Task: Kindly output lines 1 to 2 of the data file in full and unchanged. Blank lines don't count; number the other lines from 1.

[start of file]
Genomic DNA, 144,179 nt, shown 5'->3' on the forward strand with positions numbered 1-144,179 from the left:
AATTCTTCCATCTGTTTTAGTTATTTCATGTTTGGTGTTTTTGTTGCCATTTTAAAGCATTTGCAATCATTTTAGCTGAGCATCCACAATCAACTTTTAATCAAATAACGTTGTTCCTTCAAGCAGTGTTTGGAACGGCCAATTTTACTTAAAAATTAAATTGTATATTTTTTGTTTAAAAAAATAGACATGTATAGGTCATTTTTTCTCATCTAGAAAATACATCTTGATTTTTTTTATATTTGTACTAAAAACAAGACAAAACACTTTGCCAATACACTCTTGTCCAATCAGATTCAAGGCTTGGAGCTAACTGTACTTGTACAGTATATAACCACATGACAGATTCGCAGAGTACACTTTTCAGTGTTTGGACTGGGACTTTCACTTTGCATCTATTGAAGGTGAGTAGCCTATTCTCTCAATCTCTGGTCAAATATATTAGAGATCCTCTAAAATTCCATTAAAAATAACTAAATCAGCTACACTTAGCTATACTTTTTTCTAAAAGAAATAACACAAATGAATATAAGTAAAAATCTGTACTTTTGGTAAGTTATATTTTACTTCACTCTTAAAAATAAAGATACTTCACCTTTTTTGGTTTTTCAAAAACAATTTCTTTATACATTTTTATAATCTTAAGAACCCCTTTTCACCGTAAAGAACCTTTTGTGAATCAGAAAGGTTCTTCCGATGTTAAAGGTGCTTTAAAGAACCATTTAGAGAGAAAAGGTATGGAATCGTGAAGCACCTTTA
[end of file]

Genomic DNA, 144,179 nt, shown 5'->3' on the forward strand with positions numbered 1-144,179 from the left:
AATTCTTCCATCTGTTTTAGTTATTTCATGTTTGGTGTTTTTGTTGCCATTTTAAAGCATTTGCAATCATTTTAGCTGAGCATCCACAATCAACTTTTAATCAAATAACGTTGTTCCTTCAAGCAGTGTTTGGAACGGCCAATTTTACTTAAAAATTAAATTGTATATTTTTTGTTTAAAAAAATAGACATGTATAGGTCATTTTTTCTCATCTAGAAAATACATCTTGATTTTTTTTATATTTGTACTAAAAACAAGACAAAACACTTTGCCAATACACTCTTGTCCAATCAGATTCAAGGCTTGGAGCTAACTGTACTTGTACAGTATATAACCACATGACAGATTCGCAGAGTACACTTTTCAGTGTTTGGACTGGGACTTTCACTTTGCATCTATTGAAGGTGAGTAGCCTATTCTCTCAATCTCTGGTCAAATATATTAGAGATCCTCTAAAATTCCATTAAAAATAACTAAATCAGCTACACTTAGCTATACTTTTTTCTAAAAGAAATAACACAAATGAATATAAGTAAAAATCTGTACTTTTGGTAAGTTATATTTTACTTCACTCTTAAAAATAAAGATACTTCACCTTTTTTGGTTTTTCAAAAACAATTTCTTTATACATTTTTATAATCTTAAGAACCCCTTTTCACCGTAAAGAACCTTTTGTGAATCAGAAAGGTTCTTCCGATGTTAAAGGTGCTTTAAAGAACCATTTAGAGAGAAAAGGTATGGAATCGTGAAGCACCTTTA